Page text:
"I had this strange experience of no longer having to explain so many things to readers," Mountford said, taking his interview from his Seattle home. "I could cut out a lot of boring expository stuff because it was right there in the news. History intervened on my behalf."
Other than the experience of world travel and living in Latin America, how much do you share with your book's central character, Gabriel de Boya?
For a while there in my 20s I had his outlook. I was middle-class, educated and ambitious. I was full of the sense that you want to do something impressive with your life. But when you don't quite know how to do that, you face the terror of ending up doing something meaningless. I'm not the only person who identifies with that.
You've stated that, while living in Ecuador, you "saw how inextricably wed finance is to history, and to the lives of everyday people." Is this a concept you feel escapes most Americans?
It doesn't escape most of us anymore. But for some reason finance hasn't had much of a role in contemporary fiction. People are intimidated by what they don't understand. Then there's the belief among most writers that money just isn't that interesting. Finally, the desire for money is seen as low, or base even, for a character to have even if it's ubiquitous in the real world.
Is it the age-old case of truth being stranger than fiction that we leave finance to nonfiction writers like Michael Lewis [The Big Short]?
Definitely. When you read the story of [Bernie] Madoff's son committing suicide, it shows you how emotionally intense this stuff can be. He was alone in the apartment with his baby son sleeping in the next room. He tried to hang himself repeatedly until he found a dog leash, the only thing strong enough to not break. It reads almost like black comedy until you realize how horrific it is. When you travel to Bolivia, you realize the same. It's full of these stories that are strange, but true, and just remarkable pieces of history.
What novels about business or commerce did you draw upon as models?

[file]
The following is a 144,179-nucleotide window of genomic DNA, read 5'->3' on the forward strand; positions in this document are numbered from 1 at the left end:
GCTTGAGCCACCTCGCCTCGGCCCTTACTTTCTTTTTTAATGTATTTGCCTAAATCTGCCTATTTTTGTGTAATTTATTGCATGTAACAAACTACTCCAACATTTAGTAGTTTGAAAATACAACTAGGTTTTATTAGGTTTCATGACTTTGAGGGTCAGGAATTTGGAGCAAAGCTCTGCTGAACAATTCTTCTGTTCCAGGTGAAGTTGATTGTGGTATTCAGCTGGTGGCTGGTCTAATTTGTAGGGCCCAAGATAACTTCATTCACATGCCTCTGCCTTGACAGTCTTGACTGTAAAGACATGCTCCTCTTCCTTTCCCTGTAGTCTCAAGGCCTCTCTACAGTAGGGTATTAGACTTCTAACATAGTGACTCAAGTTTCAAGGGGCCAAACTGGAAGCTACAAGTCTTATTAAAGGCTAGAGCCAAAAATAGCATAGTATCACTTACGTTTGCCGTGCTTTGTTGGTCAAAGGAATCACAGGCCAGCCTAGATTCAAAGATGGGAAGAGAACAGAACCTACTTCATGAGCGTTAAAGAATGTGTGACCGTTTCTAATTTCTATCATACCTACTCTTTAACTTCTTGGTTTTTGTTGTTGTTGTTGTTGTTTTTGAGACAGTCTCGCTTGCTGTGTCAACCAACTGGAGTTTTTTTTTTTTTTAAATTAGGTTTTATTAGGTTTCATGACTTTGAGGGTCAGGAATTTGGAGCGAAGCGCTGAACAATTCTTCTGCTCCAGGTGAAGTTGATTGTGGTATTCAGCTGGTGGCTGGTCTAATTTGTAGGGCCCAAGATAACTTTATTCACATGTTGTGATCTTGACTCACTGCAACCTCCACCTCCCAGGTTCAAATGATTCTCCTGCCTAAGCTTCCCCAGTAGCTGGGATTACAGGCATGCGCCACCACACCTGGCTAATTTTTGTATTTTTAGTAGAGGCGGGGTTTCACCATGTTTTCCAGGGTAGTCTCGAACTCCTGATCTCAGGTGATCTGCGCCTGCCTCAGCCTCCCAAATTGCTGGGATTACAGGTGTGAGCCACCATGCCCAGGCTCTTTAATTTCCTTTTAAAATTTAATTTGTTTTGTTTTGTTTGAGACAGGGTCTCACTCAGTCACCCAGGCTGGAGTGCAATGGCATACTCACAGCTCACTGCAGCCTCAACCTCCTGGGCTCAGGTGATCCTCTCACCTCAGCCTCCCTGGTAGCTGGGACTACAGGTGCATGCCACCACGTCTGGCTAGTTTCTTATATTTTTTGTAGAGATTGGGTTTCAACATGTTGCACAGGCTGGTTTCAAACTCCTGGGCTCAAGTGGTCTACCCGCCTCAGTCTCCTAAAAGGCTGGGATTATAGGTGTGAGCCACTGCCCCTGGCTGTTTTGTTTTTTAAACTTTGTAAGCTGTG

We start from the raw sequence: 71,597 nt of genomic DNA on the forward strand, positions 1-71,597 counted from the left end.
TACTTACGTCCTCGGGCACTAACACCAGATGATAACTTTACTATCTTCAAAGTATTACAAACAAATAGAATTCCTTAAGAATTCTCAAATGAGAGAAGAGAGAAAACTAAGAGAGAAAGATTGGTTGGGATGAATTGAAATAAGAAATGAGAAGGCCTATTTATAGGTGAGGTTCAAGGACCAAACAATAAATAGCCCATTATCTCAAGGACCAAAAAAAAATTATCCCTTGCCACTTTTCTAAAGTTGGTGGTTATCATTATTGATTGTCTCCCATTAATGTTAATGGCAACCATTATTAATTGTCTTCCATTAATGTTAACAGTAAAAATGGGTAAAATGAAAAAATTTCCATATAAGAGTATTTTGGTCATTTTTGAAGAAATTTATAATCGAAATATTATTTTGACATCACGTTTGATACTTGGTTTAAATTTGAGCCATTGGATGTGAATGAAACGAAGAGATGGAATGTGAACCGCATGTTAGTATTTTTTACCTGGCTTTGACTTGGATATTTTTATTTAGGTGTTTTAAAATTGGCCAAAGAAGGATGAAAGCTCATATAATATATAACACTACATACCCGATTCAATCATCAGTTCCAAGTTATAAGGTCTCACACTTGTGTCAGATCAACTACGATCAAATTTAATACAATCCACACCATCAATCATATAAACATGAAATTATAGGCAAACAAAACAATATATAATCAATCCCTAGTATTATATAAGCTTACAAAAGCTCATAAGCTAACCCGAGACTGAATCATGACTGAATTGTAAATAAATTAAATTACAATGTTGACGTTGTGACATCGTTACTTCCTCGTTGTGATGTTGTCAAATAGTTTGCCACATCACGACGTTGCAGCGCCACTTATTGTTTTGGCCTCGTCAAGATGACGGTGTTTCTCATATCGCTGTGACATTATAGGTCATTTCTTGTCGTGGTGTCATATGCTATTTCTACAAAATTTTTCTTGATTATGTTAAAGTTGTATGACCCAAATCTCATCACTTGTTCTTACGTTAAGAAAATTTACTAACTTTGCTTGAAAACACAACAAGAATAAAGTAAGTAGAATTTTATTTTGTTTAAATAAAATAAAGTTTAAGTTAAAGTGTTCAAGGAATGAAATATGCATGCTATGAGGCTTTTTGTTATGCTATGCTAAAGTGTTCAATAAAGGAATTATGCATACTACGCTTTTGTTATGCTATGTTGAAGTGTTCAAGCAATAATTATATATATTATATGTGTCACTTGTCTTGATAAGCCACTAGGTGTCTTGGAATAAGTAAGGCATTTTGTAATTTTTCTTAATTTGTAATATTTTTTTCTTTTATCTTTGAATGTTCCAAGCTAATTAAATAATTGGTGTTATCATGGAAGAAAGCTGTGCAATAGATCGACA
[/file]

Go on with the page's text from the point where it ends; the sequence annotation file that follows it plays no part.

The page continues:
I'm a huge fan of Bleak House. Then there's Jess Walter's The Financial Lives of Poets. Books such as [Bret Easton Ellis'] American Psycho or even [Tom Wolfe's] Bonfire of the Vanities have a tendency to make businesspeople out to be really terrible, or even monsters. They're blond, blue-eyed, cold-hearted preppies which is terribly cliché. The hedge-fund trader in the book is an Indian woman. But when you investigate the world of finance, you find it's full of complicated people just like everywhere else. I wanted to get at that side with this story. There's certainly reason to feel deeply suspicious of these companies. There's a lot of crime that occurs. They make money for themselves and their clients, but they add very little to society.
What was the most difficult element of constructing a morality tale around something as complicated as finance?
Your story's gotta have velocity. It was also intellectually difficult to keep track of all the moving parts so that it made sense. Near the middle of writing the book, I stopped for a week just to comprehend all the plot elements to make sure they would stick together.
Has anyone in the world of global finance given the book negative feedback?
Not really. But one critic seemed miffed at my portrayal of a hedge-fund manager as being a little less than noble. I don't think he had much of a leg to stand on.
Reading by Peter Mountford
The author of the new novel "A Young Man's Guide to Late Capitalism" will promote his book.
When • Thursday, June 16, 7 p.m.
Where • The King's English Bookshop, 1511 S. 1500 East, Salt Lake City
Info • Free. Call 801-484-9100 or visit www.kingsenglish.com for more information.